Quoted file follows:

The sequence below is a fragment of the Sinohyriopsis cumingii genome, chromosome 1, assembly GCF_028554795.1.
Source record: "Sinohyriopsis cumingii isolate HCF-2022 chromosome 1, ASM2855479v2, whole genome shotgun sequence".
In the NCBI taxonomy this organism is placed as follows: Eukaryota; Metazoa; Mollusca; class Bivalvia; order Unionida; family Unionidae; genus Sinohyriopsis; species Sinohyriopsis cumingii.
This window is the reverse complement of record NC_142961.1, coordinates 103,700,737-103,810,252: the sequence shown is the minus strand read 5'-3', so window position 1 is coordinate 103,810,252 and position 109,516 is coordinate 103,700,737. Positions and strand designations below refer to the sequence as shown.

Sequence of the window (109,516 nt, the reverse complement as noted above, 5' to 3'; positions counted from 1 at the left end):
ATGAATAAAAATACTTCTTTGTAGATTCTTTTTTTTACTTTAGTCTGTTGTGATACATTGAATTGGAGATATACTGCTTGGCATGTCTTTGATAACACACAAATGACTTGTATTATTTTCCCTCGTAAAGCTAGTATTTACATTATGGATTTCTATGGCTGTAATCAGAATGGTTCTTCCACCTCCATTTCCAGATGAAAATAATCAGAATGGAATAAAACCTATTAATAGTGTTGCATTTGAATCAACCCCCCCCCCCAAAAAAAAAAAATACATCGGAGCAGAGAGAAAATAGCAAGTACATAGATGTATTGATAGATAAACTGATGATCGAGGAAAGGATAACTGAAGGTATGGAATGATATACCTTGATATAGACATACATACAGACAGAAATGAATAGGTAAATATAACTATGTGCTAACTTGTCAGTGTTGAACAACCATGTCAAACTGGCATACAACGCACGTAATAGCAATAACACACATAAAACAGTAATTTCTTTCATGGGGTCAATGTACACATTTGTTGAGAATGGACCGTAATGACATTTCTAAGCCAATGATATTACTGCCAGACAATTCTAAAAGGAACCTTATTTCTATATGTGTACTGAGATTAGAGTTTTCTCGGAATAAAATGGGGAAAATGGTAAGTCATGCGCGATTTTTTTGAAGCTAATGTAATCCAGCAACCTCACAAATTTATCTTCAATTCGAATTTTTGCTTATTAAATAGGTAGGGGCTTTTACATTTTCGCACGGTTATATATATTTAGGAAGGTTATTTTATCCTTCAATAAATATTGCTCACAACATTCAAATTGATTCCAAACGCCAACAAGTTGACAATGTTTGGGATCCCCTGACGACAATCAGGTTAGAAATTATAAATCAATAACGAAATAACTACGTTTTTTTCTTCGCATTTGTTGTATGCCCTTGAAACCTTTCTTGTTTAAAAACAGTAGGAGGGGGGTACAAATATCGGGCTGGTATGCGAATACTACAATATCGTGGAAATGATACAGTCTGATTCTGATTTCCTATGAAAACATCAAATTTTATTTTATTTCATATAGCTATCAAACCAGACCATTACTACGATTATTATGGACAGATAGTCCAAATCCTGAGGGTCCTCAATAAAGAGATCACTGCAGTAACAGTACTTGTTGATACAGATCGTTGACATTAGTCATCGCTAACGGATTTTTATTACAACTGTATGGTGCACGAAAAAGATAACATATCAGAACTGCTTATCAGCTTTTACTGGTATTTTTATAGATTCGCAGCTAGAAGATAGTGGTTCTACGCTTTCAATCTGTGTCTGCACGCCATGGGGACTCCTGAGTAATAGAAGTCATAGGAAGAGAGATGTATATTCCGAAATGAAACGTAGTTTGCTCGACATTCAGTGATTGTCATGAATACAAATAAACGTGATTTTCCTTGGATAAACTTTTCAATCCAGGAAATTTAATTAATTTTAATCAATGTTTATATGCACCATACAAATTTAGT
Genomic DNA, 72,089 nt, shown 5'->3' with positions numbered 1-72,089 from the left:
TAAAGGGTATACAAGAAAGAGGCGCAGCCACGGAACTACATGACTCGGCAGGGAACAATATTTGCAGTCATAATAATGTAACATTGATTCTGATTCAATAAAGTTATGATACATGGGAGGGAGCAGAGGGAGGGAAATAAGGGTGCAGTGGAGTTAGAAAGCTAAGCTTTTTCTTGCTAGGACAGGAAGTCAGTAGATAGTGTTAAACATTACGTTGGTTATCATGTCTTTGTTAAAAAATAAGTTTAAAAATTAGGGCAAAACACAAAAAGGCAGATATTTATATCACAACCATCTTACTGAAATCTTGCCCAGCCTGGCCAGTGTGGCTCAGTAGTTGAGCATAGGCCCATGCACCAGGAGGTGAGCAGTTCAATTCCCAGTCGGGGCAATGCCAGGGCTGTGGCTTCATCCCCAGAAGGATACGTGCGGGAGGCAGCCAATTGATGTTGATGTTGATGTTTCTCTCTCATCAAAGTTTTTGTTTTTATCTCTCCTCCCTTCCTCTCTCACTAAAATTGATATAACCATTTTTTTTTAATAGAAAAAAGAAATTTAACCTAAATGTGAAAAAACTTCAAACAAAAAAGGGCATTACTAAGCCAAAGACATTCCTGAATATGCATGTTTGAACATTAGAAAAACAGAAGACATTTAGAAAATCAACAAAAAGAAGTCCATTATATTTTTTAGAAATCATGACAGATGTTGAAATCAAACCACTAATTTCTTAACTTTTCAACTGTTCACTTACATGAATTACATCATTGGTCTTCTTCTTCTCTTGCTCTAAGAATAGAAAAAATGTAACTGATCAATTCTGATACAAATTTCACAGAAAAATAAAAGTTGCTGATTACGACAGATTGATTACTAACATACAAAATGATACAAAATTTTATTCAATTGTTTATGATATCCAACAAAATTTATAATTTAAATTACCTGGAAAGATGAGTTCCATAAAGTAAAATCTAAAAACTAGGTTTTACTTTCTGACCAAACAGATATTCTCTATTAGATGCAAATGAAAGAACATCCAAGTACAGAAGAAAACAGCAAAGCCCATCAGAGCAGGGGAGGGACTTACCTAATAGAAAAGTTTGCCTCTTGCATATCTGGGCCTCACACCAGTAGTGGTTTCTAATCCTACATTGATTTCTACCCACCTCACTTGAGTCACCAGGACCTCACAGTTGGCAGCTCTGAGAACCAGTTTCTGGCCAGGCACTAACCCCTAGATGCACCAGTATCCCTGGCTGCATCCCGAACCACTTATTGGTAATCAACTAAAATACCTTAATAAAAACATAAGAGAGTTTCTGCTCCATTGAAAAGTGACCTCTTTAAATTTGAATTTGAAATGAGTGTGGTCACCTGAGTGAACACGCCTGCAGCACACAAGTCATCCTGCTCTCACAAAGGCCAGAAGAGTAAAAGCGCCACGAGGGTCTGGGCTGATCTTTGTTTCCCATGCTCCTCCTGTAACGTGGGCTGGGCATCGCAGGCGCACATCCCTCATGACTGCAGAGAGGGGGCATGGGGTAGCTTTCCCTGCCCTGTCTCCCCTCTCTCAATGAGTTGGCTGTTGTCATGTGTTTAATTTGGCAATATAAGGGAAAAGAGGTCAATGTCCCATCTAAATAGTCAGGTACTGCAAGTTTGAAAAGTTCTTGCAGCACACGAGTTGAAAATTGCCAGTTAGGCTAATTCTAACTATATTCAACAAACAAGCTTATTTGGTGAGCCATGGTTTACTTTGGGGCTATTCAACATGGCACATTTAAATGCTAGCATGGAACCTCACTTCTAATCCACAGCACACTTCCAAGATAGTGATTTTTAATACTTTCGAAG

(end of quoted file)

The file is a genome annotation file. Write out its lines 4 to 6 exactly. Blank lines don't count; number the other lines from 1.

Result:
This window is the reverse complement of record NC_142961.1, coordinates 103,700,737-103,810,252: the sequence shown is the minus strand read 5'-3', so window position 1 is coordinate 103,810,252 and position 109,516 is coordinate 103,700,737. Positions and strand designations below refer to the sequence as shown.

Sequence of the window (109,516 nt, the reverse complement as noted above, 5' to 3'; positions counted from 1 at the left end):
ATGAATAAAAATACTTCTTTGTAGATTCTTTTTTTTACTTTAGTCTGTTGTGATACATTGAATTGGAGATATACTGCTTGGCATGTCTTTGATAACACACAAATGACTTGTATTATTTTCCCTCGTAAAGCTAGTATTTACATTATGGATTTCTATGGCTGTAATCAGAATGGTTCTTCCACCTCCATTTCCAGATGAAAATAATCAGAATGGAATAAAACCTATTAATAGTGTTGCATTTGAATCAACCCCCCCCCCCAAAAAAAAAAAATACATCGGAGCAGAGAGAAAATAGCAAGTACATAGATGTATTGATAGATAAACTGATGATCGAGGAAAGGATAACTGAAGGTATGGAATGATATACCTTGATATAGACATACATACAGACAGAAATGAATAGGTAAATATAACTATGTGCTAACTTGTCAGTGTTGAACAACCATGTCAAACTGGCATACAACGCACGTAATAGCAATAACACACATAAAACAGTAATTTCTTTCATGGGGTCAATGTACACATTTGTTGAGAATGGACCGTAATGACATTTCTAAGCCAATGATATTACTGCCAGACAATTCTAAAAGGAACCTTATTTCTATATGTGTACTGAGATTAGAGTTTTCTCGGAATAAAATGGGGAAAATGGTAAGTCATGCGCGATTTTTTTGAAGCTAATGTAATCCAGCAACCTCACAAATTTATCTTCAATTCGAATTTTTGCTTATTAAATAGGTAGGGGCTTTTACATTTTCGCACGGTTATATATATTTAGGAAGGTTATTTTATCCTTCAATAAATATTGCTCACAACATTCAAATTGATTCCAAACGCCAACAAGTTGACAATGTTTGGGATCCCCTGACGACAATCAGGTTAGAAATTATAAATCAATAACGAAATAACTACGTTTTTTTCTTCGCATTTGTTGTATGCCCTTGAAACCTTTCTTGTTTAAAAACAGTAGGAGGGGGGTACAAATATCGGGCTGGTATGCGAATACTACAATATCGTGGAAATGATACAGTCTGATTCTGATTTCCTATGAAAACATCAAATTTTATTTTATTTCATATAGCTATCAAACCAGACCATTACTACGATTATTATGGACAGATAGTCCAAATCCTGAGGGTCCTCAATAAAGAGATCACTGCAGTAACAGTACTTGTTGATACAGATCGTTGACATTAGTCATCGCTAACGGATTTTTATTACAACTGTATGGTGCACGAAAAAGATAACATATCAGAACTGCTTATCAGCTTTTACTGGTATTTTTATAGATTCGCAGCTAGAAGATAGTGGTTCTACGCTTTCAATCTGTGTCTGCACGCCATGGGGACTCCTGAGTAATAGAAGTCATAGGAAGAGAGATGTATATTCCGAAATGAAACGTAGTTTGCTCGACATTCAGTGATTGTCATGAATACAAATAAACGTGATTTTCCTTGGATAAACTTTTCAATCCAGGAAATTTAATTAATTTTAATCAATGTTTATATGCACCATACAAATTTAGT